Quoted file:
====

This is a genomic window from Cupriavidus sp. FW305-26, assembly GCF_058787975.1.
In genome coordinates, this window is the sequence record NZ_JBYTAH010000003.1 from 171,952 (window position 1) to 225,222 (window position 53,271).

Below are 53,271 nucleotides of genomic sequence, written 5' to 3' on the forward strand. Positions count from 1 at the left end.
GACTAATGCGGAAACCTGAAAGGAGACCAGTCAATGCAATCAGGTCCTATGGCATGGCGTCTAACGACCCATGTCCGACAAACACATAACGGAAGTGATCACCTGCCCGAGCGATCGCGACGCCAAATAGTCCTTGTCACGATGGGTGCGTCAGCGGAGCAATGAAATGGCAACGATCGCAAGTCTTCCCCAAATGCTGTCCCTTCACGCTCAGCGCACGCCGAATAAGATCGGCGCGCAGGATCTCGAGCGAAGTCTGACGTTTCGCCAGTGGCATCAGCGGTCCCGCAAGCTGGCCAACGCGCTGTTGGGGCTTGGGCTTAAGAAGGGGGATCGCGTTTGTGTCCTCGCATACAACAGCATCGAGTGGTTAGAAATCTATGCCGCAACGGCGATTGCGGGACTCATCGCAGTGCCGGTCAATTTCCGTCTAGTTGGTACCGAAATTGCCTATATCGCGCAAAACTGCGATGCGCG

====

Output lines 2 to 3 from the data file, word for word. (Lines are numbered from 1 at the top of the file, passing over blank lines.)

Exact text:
In genome coordinates, this window is the sequence record NZ_JBYTAH010000003.1 from 171,952 (window position 1) to 225,222 (window position 53,271).

Below are 53,271 nucleotides of genomic sequence, written 5' to 3' on the forward strand. Positions count from 1 at the left end.